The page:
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PATTON – Jerry Goldsmith


Original Review by Craig Lysy

A Patton biopic film was first conceived by Frank McCarthy, a retired general working as a producer for 20th Century Fox in the 1950s. After selling the concept to Studio Executive Richard Zanuck, a screenplay was commissioned that resulted in two incarnations, one by Francis Ford Coppola and another by Edmund H. North. Over time these two screenplays were eventually merged into a single version. Both efforts drew inspiration from two books, Patton: Ordeal And Triumph, a biography by Ladislas Farago and A Soldier’s Story, the memoir of General Omar Bradley. After many years of ‘fine-tuning’, a final script was born and the search for a director and lead actor proceeded in earnest, eventually settling upon Franklin J. Schaffner and George C. Scott respectively. The film from the start was a one-man show, a biopic of a giant among men. Patton can best be described as charismatic, complicated and contradictory; he was deeply religious and yet both vulgar and profane, he was an insufferable narcissist and yet a supreme patriotic, and lastly he was a military tactical genius and yet a poor post war administrator. The film covered Patton’s rise to prominence in World War II during his military campaigns in Tunisia, Sicily, France and the occupation of Germany. It suffices to say that Scott’s performance was a tour de force that transcended the film and earned him a best actor Oscar award that he ungraciously declined to accept. The film went on to win seven Oscars including best picture and remains a popular film to this day.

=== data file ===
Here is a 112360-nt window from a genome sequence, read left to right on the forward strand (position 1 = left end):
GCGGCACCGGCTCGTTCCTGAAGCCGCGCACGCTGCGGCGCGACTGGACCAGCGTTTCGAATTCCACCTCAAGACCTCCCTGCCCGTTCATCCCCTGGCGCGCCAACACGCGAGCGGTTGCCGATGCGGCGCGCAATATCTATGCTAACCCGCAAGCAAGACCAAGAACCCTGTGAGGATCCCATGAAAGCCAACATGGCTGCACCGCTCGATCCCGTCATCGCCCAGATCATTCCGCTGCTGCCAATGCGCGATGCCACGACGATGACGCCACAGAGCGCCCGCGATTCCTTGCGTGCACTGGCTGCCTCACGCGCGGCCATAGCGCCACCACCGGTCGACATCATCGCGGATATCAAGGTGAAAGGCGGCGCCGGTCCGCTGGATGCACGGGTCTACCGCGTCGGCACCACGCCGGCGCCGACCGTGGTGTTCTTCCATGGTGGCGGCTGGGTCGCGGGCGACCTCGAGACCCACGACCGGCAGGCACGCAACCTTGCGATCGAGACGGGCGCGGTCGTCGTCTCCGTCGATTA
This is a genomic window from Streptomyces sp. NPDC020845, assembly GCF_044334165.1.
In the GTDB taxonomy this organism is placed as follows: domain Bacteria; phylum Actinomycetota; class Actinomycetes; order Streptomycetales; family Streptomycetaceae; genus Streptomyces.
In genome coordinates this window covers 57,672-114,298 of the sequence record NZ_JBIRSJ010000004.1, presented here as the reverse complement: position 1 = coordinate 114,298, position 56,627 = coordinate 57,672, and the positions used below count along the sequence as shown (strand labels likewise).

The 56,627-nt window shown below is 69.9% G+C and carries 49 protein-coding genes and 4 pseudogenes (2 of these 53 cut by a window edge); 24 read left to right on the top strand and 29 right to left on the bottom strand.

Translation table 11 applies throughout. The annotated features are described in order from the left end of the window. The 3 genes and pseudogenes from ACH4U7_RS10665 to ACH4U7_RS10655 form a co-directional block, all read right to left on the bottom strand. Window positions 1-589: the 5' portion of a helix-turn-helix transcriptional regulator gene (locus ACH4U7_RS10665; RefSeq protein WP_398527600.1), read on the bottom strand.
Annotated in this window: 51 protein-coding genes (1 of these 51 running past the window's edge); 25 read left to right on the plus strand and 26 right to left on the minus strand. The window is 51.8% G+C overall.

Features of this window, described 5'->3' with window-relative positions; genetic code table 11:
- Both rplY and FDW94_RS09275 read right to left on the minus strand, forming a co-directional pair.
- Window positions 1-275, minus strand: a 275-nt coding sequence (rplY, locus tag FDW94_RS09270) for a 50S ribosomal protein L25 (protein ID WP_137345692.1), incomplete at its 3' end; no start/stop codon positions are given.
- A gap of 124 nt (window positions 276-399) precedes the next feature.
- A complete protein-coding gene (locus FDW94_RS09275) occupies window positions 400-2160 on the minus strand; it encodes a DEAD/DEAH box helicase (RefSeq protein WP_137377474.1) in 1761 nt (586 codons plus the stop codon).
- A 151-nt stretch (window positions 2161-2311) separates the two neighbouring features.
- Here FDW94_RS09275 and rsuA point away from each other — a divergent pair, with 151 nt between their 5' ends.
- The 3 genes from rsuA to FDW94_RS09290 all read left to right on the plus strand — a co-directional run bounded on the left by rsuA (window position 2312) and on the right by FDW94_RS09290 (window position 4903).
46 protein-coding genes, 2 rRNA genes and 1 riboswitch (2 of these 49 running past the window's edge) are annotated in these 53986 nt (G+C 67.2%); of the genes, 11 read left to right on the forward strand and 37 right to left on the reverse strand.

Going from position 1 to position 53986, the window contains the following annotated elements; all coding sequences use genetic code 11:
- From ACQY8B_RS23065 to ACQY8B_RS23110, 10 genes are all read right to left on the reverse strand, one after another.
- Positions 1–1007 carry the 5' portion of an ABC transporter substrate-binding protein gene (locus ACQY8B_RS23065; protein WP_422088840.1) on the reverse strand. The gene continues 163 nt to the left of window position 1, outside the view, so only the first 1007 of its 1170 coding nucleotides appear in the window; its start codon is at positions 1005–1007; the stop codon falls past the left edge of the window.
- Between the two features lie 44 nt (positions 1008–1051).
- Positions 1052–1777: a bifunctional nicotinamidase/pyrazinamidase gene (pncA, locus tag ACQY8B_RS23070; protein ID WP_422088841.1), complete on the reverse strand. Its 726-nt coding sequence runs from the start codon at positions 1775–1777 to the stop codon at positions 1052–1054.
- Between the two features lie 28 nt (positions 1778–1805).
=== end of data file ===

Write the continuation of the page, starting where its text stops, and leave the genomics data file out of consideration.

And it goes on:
In regards to the score, Schaffner had collaborated with Jerry Goldsmith before on The Stripper and the Planet of the Apes, and so he was a natural choice to score the film. But Goldsmith was contracted by Fox to write the sequel score Beneath the Planet of the Apes and so was forced to decline. Fortune would have it that Richard Zanuck, now head of Fox still had a tender spot for the project and so released Goldsmith from the project so he could score Patton. Goldsmith commented that in writing the score he had to approach the complexity of Patton’s personality with a multifaceted approach, which included a bravado march for the warrior, a chorale for his religiosity, and lastly, echoing trumpet fanfare to evoke Patton’s ties to the past which he believed included several glorious reincarnations. Goldsmith broke new ground by using an electronic device called an Echoplex, which used a tape-looping device to produce the fading echo effect of trumpets that carried the Echoes of the Past Theme. Some believe that with this score he succeeded beyond even his own expectations and wrote a masterwork. The score was nominated for an Oscar, but lost out to Love Story by Francis Lai. On that note, let us join Patton on his quest for Glory.